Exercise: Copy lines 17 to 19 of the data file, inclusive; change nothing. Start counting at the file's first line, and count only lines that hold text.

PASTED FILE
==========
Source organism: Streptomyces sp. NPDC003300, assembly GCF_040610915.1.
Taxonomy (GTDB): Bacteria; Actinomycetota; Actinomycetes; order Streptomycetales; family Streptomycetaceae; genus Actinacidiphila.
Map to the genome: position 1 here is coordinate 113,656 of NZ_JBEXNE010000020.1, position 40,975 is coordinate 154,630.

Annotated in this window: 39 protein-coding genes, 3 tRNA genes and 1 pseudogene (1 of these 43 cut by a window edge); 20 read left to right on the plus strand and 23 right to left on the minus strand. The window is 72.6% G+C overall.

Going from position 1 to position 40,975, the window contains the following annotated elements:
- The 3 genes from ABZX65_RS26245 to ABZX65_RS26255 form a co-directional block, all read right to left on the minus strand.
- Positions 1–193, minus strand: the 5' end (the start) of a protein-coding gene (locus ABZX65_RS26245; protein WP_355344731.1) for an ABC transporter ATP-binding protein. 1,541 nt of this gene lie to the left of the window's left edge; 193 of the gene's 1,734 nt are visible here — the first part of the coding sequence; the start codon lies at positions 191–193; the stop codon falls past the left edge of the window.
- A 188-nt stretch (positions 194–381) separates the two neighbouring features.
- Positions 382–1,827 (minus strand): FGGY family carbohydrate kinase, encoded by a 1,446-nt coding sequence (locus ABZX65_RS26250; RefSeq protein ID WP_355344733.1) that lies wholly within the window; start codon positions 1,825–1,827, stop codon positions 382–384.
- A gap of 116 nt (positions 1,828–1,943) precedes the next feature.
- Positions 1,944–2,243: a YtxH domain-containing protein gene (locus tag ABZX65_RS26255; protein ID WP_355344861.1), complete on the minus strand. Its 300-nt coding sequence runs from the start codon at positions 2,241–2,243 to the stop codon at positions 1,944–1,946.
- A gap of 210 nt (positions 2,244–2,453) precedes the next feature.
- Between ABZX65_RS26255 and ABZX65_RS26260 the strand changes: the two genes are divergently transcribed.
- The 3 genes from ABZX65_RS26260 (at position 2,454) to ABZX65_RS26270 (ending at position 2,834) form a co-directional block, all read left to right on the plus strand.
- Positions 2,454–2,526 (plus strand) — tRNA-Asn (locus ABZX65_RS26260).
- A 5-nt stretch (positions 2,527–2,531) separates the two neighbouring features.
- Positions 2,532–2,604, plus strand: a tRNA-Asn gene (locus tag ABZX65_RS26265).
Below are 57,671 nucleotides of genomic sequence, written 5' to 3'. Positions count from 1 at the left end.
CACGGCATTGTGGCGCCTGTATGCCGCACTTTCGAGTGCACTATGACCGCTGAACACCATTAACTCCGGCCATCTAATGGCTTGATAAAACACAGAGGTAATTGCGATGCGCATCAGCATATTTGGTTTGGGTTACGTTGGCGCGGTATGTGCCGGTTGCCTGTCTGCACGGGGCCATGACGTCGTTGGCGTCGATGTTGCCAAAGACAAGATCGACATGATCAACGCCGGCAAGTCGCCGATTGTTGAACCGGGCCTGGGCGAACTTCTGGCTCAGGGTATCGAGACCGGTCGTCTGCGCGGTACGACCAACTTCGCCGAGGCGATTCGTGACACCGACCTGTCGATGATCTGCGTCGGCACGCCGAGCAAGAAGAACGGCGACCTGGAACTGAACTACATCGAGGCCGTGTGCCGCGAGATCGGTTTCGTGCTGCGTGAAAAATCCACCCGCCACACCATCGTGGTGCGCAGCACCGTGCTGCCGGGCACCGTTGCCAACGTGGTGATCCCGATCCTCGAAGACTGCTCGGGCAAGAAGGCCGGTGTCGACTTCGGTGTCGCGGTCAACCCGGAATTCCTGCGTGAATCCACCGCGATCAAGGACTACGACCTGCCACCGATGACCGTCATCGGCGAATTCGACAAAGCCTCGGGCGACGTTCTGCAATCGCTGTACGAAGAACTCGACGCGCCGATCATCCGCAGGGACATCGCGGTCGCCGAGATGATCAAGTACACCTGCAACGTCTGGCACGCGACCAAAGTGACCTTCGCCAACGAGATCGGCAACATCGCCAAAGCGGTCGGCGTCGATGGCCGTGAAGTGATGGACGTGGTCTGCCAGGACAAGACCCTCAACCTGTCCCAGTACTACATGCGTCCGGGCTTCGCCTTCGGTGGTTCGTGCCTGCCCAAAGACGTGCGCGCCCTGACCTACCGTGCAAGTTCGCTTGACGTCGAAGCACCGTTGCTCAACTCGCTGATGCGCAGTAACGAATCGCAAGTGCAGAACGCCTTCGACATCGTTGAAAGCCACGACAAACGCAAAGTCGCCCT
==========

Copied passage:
- Positions 2,532–2,604, plus strand: a tRNA-Asn gene (locus tag ABZX65_RS26265).
Below are 57,671 nucleotides of genomic sequence, written 5' to 3'. Positions count from 1 at the left end.
CACGGCATTGTGGCGCCTGTATGCCGCACTTTCGAGTGCACTATGACCGCTGAACACCATTAACTCCGGCCATCTAATGGCTTGATAAAACACAGAGGTAATTGCGATGCGCATCAGCATATTTGGTTTGGGTTACGTTGGCGCGGTATGTGCCGGTTGCCTGTCTGCACGGGGCCATGACGTCGTTGGCGTCGATGTTGCCAAAGACAAGATCGACATGATCAACGCCGGCAAGTCGCCGATTGTTGAACCGGGCCTGGGCGAACTTCTGGCTCAGGGTATCGAGACCGGTCGTCTGCGCGGTACGACCAACTTCGCCGAGGCGATTCGTGACACCGACCTGTCGATGATCTGCGTCGGCACGCCGAGCAAGAAGAACGGCGACCTGGAACTGAACTACATCGAGGCCGTGTGCCGCGAGATCGGTTTCGTGCTGCGTGAAAAATCCACCCGCCACACCATCGTGGTGCGCAGCACCGTGCTGCCGGGCACCGTTGCCAACGTGGTGATCCCGATCCTCGAAGACTGCTCGGGCAAGAAGGCCGGTGTCGACTTCGGTGTCGCGGTCAACCCGGAATTCCTGCGTGAATCCACCGCGATCAAGGACTACGACCTGCCACCGATGACCGTCATCGGCGAATTCGACAAAGCCTCGGGCGACGTTCTGCAATCGCTGTACGAAGAACTCGACGCGCCGATCATCCGCAGGGACATCGCGGTCGCCGAGATGATCAAGTACACCTGCAACGTCTGGCACGCGACCAAAGTGACCTTCGCCAACGAGATCGGCAACATCGCCAAAGCGGTCGGCGTCGATGGCCGTGAAGTGATGGACGTGGTCTGCCAGGACAAGACCCTCAACCTGTCCCAGTACTACATGCGTCCGGGCTTCGCCTTCGGTGGTTCGTGCCTGCCCAAAGACGTGCGCGCCCTGACCTACCGTGCAAGTTCGCTTGACGTCGAAGCACCGTTGCTCAACTCGCTGATGCGCAGTAACGAATCGCAAGTGCAGAACGCCTTCGACATCGTTGAAAGCCACGACAAACGCAAAGTCGCCCT